New York State Court of Claims

New York State Court of Claims

HOFFMAN v. STATE OF NEW YORK, #2006-015-078, Claim No. 109024, Motion Nos. M-71129, CM-71171


Synopsis


Court lacks subject matter jurisdiction over claim seeking specific performance of parties' stipulation of settlement and over proceeding challenging the comptroller's office of settlement amount by amount of unemployment benefits received by claimant following her suspension from union-represented job in Stated owned Elmira Psychiatric Center.

Case Information

UID:
2006-015-078
Claimant(s):
VICTORIA HOFFMAN
Claimant short name:
HOFFMAN
Footnote (claimant name) :

Defendant(s):
STATE OF NEW YORK
Footnote (defendant name) :

Third-party claimant(s):

Third-party defendant(s):

Claim number(s):
109024
Motion number(s):
M-71129
Cross-motion number(s):
CM-71171
Judge:
FRANCIS T. COLLINS
Claimant’s attorney:
William P. Seamon, EsquireBy: Steven M. Klein, Esquire
Defendant’s attorney:
Honorable Eliot Spitzer, Attorney General
By: Joseph F. Romani, EsquireAssistant Attorney General
Third-party defendant’s attorney:

Signature date:
March 29, 2006
City:
Saratoga Springs
Comments:

Official citation:

Appellate results:
AFFIRMED 42 AD3D 641 3D DEPT 6/5/07
See also (multicaptioned case)



Decision

Claimant's motion for summary judgment and defendant's cross-motion for summary judgment are denied and the claim is dismissed sua sponte for lack of subject matter jurisdiction. The facts in this case are not in dispute. On December 17, 2002 claimant was suspended from her job as an Intensive Case Manager at the New York State Office of Mental Health Elmira Psychiatric Center. By notice of discipline dated December 17, 2002 the State sought to terminate claimant's employment. Claimant, through her union, Public Employees Federation (PEF), filed a grievance and a demand for arbitration contesting the charges. Although the matter was scheduled for arbitration on March 4 and 5 the parties entered into a stipulation of settlement resolving the issues raised by the grievance and the underlying notice of discipline. Pursuant to the stipulation claimant was to be reinstated to her position effective on the close of business on March 5, 2003 and "made whole for all back pay, leave and other benefits for the entire period of her suspension from December 17, 2002 through and including March 5, 2003" (see claimant's Exhibit B).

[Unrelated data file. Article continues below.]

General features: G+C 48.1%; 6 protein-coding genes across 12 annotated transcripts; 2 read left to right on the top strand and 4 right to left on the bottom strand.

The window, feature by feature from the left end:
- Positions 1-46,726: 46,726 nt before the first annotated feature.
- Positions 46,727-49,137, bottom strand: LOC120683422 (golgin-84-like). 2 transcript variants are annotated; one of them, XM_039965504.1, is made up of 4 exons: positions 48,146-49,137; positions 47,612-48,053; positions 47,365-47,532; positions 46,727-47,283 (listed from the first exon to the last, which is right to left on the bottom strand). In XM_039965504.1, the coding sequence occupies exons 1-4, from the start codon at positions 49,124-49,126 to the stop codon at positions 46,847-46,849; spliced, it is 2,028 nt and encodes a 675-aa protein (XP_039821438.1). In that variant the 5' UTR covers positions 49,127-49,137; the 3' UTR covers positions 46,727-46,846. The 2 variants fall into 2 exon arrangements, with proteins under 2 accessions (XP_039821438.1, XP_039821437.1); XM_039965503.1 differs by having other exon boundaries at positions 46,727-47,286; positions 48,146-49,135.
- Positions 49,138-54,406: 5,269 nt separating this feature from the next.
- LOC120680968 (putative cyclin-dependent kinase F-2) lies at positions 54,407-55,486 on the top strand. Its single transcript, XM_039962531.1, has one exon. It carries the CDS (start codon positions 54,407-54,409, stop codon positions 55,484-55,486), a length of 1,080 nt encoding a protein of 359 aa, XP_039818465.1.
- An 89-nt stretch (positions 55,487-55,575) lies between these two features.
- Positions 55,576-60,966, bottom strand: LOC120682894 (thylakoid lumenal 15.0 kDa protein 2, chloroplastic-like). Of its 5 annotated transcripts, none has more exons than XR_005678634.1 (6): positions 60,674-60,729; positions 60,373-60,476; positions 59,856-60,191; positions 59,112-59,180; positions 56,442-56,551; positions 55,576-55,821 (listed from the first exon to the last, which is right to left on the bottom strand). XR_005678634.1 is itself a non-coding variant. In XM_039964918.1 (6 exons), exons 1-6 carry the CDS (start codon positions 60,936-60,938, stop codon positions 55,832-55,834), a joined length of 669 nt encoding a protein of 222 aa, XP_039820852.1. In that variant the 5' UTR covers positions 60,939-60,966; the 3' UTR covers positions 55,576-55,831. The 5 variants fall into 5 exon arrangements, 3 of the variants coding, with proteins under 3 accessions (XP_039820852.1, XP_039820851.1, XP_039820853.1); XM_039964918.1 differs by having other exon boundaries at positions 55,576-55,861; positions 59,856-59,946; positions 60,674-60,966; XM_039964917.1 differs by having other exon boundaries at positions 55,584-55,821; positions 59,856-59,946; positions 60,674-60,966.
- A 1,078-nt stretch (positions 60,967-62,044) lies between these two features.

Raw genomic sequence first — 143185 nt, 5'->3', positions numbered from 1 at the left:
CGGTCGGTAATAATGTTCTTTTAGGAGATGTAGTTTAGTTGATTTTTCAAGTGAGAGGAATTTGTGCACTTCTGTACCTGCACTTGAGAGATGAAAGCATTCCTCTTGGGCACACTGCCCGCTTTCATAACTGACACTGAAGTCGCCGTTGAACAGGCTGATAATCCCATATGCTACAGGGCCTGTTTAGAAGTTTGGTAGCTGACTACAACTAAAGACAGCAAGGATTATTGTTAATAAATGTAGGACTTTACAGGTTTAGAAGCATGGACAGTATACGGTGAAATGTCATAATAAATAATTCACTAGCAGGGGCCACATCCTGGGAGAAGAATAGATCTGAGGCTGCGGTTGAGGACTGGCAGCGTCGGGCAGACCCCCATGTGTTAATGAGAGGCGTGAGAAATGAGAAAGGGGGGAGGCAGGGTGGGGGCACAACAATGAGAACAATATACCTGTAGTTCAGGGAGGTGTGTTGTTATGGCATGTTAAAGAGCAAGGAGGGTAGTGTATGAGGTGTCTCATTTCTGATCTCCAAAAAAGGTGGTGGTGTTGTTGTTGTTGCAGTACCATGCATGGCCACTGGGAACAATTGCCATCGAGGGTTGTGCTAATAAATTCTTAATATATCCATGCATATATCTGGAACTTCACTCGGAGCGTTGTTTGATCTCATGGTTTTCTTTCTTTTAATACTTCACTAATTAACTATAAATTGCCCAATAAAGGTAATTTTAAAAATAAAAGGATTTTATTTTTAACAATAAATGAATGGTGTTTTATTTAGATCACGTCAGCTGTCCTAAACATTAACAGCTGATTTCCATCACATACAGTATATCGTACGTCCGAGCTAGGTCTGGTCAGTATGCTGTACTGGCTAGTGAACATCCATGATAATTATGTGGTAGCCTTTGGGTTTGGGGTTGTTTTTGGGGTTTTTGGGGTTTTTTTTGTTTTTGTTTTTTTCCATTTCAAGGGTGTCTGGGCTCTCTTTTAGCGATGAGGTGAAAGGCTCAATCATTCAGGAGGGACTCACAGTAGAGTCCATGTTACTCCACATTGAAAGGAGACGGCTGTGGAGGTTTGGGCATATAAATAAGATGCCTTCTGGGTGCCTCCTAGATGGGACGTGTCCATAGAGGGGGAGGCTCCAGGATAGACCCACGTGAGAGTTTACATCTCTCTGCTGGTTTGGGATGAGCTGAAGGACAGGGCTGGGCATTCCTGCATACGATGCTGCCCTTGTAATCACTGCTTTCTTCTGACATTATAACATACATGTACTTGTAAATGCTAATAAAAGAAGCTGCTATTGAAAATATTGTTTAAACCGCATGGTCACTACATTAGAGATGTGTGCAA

By check dated April 3, 2003 claimant was compensated for back pay for the period beginning December 17, 2002 and ending March 5, 2003. Defendant, however, withheld $2,632.50 which represented the total amount of unemployment insurance benefits received by claimant during her suspension.

Claimant alleges that the parties' stipulation did not authorize the State to offset the value of unemployment benefits received and that the State was not permitted to do so. Claimant alludes to language in article 33.5 (f) (5) of the collective bargaining agreement between PEF and the State as supporting its position. That language provides: "the amount of back pay, if any, and any offset thereto shall be determined by the parties as part of the settlement" (claimant's Exhibit A, p.112). Claimant further relies upon article 33.6 of the same collective bargaining agreement which states at p. 114:
33.6 Settlements

A disciplinary matter may be settled at any time following the service of the notice of discipline. The terms of the settlement shall be agreed to in writing. Before executing such settlement, an employee shall be advised of the right to have a PEF representative or an attorney present and, if such representation is requested, shall be afforded a reasonable period of time to obtain representation. A settlement entered into by an employee, the PEF representative or an attorney, on behalf of the employee, shall be final and binding on all parties. Within five (5) calendar days of any settlement, the President of PEF or the President's designee shall be sent a notice advising him/her, in writing, of the settlement. Such notice shall be sent by certified mail, return receipt requested.